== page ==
It starts with the torso of Morris Black found in Galveston Bay, Texas, September 2001 and by the end of the first part of HBO’s new documentary series The Jinx: The Life and Deaths of Robert Durst things have already gotten bizarre.
I highly recommend the show to fans of two other series which found huge fanbases last year, the fictional True Detective and the true crime podcast Serial. The Jinx is about Robert Durst, a man who has been caught up in several mysteries, a man who is part of a wealthy family, a man who in normal circumstances would probably be considered eccentric but instead comes across as something more sinister.
Whereas with Serial you are kind of hoping and longing Adnan Syed is innocent and will find a way out of prison, with The Jinx it feels less a question of whether Durst has committed the crimes he is associated with and more a case of how he hell does he keep getting away with it? He is really as unlucky and as cursed as the title of the documentary suggests or is he mastermind of manipulation and actually incredibly lucky to have escaped justice for so long? Of course there is every possibility that someone else watching it will feel the opposite way, how can one man have such a run of bad luck and why do the media insist on portraying him as this psychopath?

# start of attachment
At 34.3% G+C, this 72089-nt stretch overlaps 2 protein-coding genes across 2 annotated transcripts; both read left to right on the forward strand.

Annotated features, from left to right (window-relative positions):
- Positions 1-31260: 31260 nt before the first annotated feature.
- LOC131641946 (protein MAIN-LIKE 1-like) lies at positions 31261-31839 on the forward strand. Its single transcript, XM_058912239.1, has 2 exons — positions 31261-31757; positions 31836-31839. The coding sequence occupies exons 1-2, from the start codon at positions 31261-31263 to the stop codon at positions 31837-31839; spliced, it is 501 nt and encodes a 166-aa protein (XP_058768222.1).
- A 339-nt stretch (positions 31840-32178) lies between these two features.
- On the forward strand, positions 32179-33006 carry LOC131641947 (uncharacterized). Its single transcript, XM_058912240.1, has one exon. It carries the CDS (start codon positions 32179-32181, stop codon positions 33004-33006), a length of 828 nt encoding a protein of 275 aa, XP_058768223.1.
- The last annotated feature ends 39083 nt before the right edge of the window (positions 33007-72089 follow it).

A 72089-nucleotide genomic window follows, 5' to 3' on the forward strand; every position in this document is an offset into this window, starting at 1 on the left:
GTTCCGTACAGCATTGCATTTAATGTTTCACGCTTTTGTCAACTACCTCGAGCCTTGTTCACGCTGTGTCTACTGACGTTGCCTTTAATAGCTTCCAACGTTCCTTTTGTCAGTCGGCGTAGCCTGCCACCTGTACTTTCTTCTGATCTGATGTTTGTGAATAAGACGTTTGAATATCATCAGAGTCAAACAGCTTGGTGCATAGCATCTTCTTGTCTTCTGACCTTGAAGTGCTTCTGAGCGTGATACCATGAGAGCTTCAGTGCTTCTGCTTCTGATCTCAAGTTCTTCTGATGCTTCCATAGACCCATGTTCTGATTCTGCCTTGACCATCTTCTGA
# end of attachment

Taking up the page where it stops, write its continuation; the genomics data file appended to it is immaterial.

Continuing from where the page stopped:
Its too early to tell yet what actually happened and whether we will ever know and of course there is a certain sense of unease getting involved with true crime stories, after all these events happened and real people continue to be affected by them. The Jinx is fascinating though, it takes its time to tell the complex story and by having the man of the centre of the storm involved it could provide a more balanced account.
The Jinx: The Life and Deaths of Robert Durst airs on HBO, Sundays.